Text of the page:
Kentucky Bill Targets DEI and ‘Divisive Concepts’ in Higher Ed

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Kentucky has become the latest state to target DEI (diversity, equity, inclusion) efforts with a new bill that would allow employees and students to sue public universities and colleges if they face discrimination for opposing “divisive concepts.”

Senate Bill 6 outlines a 16-item list of such concepts, including suggestions of inherent racial or sexual superiority, claims that the U.S. or Kentucky are inherently racist or sexist, and ideas that promote “race or sex stereotyping or scapegoating.”

Sponsored by Sen. Mike Wilson, R-Bowling Green, the bill permits students and employees who allege they were penalized for not supporting these ideologies to seek damages ranging from $1,000 to $100,000.

“All of our laws, federal and state, are there to combat racism and those kinds of things,” Wilson told WKU Public Radio. “DEI isn’t needed, but because of DEI, it’s caused more division than unity.”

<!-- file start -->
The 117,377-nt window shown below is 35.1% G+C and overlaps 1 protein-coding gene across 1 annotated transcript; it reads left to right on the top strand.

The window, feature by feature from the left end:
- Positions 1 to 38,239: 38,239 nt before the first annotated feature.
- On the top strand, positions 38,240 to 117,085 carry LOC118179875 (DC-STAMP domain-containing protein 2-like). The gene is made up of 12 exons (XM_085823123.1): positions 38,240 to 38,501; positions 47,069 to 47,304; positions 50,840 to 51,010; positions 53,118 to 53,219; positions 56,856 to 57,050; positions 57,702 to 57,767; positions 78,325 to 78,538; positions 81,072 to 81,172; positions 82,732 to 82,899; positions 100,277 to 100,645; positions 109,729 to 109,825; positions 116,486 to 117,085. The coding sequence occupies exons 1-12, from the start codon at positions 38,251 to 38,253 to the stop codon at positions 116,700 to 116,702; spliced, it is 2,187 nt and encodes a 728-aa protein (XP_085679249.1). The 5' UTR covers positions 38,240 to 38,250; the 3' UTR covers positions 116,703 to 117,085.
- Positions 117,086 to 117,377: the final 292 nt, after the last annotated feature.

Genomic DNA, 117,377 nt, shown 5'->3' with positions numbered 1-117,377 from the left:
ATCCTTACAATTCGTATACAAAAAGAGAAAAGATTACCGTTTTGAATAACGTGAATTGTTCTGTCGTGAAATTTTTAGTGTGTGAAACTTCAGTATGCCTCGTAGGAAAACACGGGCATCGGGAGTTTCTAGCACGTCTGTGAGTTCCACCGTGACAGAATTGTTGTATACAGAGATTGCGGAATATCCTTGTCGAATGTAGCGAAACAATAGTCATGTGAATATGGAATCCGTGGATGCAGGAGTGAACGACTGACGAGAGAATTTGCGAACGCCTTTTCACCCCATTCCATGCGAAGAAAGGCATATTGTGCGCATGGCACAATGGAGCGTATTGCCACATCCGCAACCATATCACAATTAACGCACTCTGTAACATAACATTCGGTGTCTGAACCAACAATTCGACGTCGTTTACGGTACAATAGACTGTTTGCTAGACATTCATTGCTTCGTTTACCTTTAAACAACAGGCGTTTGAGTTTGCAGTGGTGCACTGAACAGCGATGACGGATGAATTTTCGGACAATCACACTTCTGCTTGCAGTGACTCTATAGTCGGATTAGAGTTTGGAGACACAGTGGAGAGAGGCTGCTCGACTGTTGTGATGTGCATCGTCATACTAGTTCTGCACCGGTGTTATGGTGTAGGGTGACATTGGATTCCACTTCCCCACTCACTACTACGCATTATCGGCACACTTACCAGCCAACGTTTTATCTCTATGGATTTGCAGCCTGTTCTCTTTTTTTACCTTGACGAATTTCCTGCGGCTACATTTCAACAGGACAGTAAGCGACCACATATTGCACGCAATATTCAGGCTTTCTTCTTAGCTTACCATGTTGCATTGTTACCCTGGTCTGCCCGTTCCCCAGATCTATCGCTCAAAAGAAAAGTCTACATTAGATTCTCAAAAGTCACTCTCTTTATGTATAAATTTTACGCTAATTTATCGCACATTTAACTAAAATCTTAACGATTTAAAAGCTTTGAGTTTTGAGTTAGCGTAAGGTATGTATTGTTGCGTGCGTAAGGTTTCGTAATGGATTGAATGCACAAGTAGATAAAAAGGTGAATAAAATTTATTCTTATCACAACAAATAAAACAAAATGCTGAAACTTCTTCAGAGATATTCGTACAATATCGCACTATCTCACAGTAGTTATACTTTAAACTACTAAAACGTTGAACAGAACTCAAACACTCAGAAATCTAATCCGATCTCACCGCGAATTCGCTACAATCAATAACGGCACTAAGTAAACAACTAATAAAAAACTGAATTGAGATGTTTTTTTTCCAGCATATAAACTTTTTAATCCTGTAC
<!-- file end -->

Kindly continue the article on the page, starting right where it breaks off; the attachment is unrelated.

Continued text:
The University of Louisville is reviewing the new legislation, and the University of Kentucky (UK) is preparing to discuss it with legislators and policymakers. UK spokesperson Jay Blanton emphasized on Friday the university’s commitment to being an inclusive community that values open inquiry and the free exchange of ideas.

“Those ideas are not only compatible, but essential, to who we are and what we do as Kentucky’s university,” Blanton told reporters.

The proposed bill is one of the first pieces of anti-DEI legislation in 2024. Last year, Republican lawmakers introduced more than 40 bills targeting DEI efforts on college campuses, and two states, Florida and Texas, have effectively eliminated these initiatives at public higher education institutions.